EDITOR'S NOTE: I'd argue that data stored in the cloud is MUCH safer than files stored on a local hard drive. Do you use 256-bit encryption for your sensitive files at home? How about strong physical security that includes gated perimeter access, 24x7 on-site security guards, and security cameras? Do you have a fire detection and suppression system, backup power, and a disaster recovery plan in the event of hurricane, flood or earthquake? You can bet your cloud storage provider has all that and more in place to safeguard your data.

Posted by:

23 Feb 2012

I prefer eWallet, although syncing has to be done manually. Not comfy with cloud services for security reasons......

Posted by:

Jonathan Baker
23 Feb 2012

So are you saying that there have been no security breeches at banks, in the government and elsewhere? I know for a fact that there have been, as I have received letters from two different sources telling me that their servers had been hacked. I guess the gated perimeter access, 24/7 security guard, security cameras, fire detection suppression systems, backup power and their recovery plans in case of hurricanes, floods and earthquakes just wasn't enough to prevent data theft. I'll keep my data safely at home, behind my firewall, where I have had zero theft. At least I'm not as obvious a target for hackers as the remote servers are. To a hacker they are a potential gold mine, where as I am but a grain of sand on the beach.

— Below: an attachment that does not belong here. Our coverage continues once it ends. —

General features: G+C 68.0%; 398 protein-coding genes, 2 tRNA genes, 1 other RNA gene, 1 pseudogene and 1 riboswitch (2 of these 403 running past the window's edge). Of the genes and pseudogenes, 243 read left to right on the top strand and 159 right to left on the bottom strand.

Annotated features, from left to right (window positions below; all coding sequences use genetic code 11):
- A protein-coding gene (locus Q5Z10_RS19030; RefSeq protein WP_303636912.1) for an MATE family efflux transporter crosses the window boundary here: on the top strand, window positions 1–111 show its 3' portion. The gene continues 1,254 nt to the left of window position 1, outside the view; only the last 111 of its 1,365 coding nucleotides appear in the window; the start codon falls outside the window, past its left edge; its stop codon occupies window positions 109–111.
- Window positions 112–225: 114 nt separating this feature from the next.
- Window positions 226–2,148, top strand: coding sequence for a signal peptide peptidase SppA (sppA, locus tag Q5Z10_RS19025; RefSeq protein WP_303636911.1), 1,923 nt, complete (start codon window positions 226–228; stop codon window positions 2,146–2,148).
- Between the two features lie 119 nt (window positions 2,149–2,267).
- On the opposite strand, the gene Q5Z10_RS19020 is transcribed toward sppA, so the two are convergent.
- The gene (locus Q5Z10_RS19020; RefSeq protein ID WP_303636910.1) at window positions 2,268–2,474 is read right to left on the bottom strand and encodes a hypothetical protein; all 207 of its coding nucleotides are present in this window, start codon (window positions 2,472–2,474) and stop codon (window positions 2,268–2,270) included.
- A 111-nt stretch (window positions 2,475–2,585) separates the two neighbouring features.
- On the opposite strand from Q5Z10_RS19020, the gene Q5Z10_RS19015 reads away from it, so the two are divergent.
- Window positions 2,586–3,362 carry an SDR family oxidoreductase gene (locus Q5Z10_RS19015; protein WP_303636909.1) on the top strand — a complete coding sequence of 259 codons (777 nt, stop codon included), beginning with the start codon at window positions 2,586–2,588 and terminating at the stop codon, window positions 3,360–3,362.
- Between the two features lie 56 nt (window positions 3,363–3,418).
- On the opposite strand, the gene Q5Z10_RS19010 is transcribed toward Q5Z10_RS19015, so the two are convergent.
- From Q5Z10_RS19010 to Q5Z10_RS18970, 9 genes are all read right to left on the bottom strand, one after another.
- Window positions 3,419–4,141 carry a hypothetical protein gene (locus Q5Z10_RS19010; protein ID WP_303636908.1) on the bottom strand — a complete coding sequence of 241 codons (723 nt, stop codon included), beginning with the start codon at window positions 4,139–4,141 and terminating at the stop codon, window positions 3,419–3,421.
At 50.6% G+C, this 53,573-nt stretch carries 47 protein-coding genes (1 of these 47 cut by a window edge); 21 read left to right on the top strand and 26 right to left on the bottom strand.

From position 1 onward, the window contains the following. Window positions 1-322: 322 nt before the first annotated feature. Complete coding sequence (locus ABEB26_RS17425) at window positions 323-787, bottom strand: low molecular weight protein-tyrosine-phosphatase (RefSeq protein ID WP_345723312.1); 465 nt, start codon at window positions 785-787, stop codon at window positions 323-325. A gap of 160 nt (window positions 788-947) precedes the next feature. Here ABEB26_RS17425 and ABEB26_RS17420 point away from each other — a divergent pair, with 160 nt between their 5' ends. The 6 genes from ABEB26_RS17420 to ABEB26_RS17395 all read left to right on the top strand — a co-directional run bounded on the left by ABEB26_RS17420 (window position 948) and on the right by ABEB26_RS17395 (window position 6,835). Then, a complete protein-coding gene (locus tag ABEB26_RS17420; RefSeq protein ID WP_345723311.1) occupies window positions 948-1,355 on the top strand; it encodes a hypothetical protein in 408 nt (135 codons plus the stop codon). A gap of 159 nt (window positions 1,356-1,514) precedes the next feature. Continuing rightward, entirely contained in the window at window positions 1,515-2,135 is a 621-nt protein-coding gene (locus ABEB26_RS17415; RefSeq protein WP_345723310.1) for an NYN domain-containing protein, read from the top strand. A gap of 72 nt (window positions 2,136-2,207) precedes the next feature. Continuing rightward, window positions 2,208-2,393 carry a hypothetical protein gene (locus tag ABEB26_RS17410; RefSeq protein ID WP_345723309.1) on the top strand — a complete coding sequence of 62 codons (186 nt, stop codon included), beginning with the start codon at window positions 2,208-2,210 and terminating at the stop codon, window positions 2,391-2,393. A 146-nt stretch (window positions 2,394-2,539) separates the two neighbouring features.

EDITOR'S NOTE: Nope, not saying there has never been a breach. But even if your cloud storage provider was hacked, your encrypted password database is useless to them. It's true that "security by obscurity" often works, but you don't have to live in fear of cloud storage.

Posted by:

Bruce Tech Guy
23 Feb 2012

I use KeePass as a cross-platform solution, as there is a KeePassX project, which uses the same data and same basic screen layouts.
The caveat is that I use the 1.x series of KeePass, as there is no Mac analog for the 2.0 series which uses a different data store structure.

I carry my encrypted kdb data file on my USB flash drive(s) and the KeePass apps (which are small & portable), thus I always have access to my passwords on either Windows or Mac. Have been using the pair KeePass/KeePassX for a few years now, and it works well for me.

I had tried LastPass for a while some time back, but did not like the way it took over all control of password usage in my browser. As there are some sites that I do not want the browser to remember or enter, since I have several different logins to the site, and prefer to make my own choice.
Though, their password analysis feature is pretty nifty.

Posted by:

24 Feb 2012